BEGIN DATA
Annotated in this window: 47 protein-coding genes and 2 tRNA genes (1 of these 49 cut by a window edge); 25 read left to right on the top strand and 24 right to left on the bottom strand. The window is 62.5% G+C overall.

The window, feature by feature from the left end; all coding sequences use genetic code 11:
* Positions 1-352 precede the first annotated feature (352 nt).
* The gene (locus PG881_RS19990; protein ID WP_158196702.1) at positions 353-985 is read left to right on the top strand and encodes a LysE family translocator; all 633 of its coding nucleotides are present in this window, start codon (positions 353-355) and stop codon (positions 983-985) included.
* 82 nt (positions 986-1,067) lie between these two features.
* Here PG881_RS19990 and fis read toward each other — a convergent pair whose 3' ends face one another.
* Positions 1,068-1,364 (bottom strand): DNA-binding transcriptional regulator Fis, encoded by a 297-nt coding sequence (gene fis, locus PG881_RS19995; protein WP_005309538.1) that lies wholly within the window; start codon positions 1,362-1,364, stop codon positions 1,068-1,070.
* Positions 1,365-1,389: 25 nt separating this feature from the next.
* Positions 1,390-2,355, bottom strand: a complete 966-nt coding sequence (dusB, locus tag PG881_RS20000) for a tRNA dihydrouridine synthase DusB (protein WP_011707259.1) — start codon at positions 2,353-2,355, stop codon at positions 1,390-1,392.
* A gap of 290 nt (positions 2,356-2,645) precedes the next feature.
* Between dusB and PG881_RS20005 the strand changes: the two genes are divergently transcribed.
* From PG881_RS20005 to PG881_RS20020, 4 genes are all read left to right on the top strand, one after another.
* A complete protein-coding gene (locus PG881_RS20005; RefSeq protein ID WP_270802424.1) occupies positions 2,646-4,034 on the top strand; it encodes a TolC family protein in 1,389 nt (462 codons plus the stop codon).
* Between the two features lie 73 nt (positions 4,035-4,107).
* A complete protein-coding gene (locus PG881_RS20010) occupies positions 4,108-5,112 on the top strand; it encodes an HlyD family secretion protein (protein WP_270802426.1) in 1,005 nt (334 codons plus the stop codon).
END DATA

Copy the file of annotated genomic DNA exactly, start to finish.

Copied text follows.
Annotated in this window: 47 protein-coding genes and 2 tRNA genes (1 of these 49 cut by a window edge); 25 read left to right on the top strand and 24 right to left on the bottom strand. The window is 62.5% G+C overall.

The window, feature by feature from the left end; all coding sequences use genetic code 11:
* Positions 1-352 precede the first annotated feature (352 nt).
* The gene (locus PG881_RS19990; protein ID WP_158196702.1) at positions 353-985 is read left to right on the top strand and encodes a LysE family translocator; all 633 of its coding nucleotides are present in this window, start codon (positions 353-355) and stop codon (positions 983-985) included.
* 82 nt (positions 986-1,067) lie between these two features.
* Here PG881_RS19990 and fis read toward each other — a convergent pair whose 3' ends face one another.
* Positions 1,068-1,364 (bottom strand): DNA-binding transcriptional regulator Fis, encoded by a 297-nt coding sequence (gene fis, locus PG881_RS19995; protein WP_005309538.1) that lies wholly within the window; start codon positions 1,362-1,364, stop codon positions 1,068-1,070.
* Positions 1,365-1,389: 25 nt separating this feature from the next.
* Positions 1,390-2,355, bottom strand: a complete 966-nt coding sequence (dusB, locus tag PG881_RS20000) for a tRNA dihydrouridine synthase DusB (protein WP_011707259.1) — start codon at positions 2,353-2,355, stop codon at positions 1,390-1,392.
* A gap of 290 nt (positions 2,356-2,645) precedes the next feature.
* Between dusB and PG881_RS20005 the strand changes: the two genes are divergently transcribed.
* From PG881_RS20005 to PG881_RS20020, 4 genes are all read left to right on the top strand, one after another.
* A complete protein-coding gene (locus PG881_RS20005; RefSeq protein ID WP_270802424.1) occupies positions 2,646-4,034 on the top strand; it encodes a TolC family protein in 1,389 nt (462 codons plus the stop codon).
* Between the two features lie 73 nt (positions 4,035-4,107).
* A complete protein-coding gene (locus PG881_RS20010) occupies positions 4,108-5,112 on the top strand; it encodes an HlyD family secretion protein (protein WP_270802426.1) in 1,005 nt (334 codons plus the stop codon).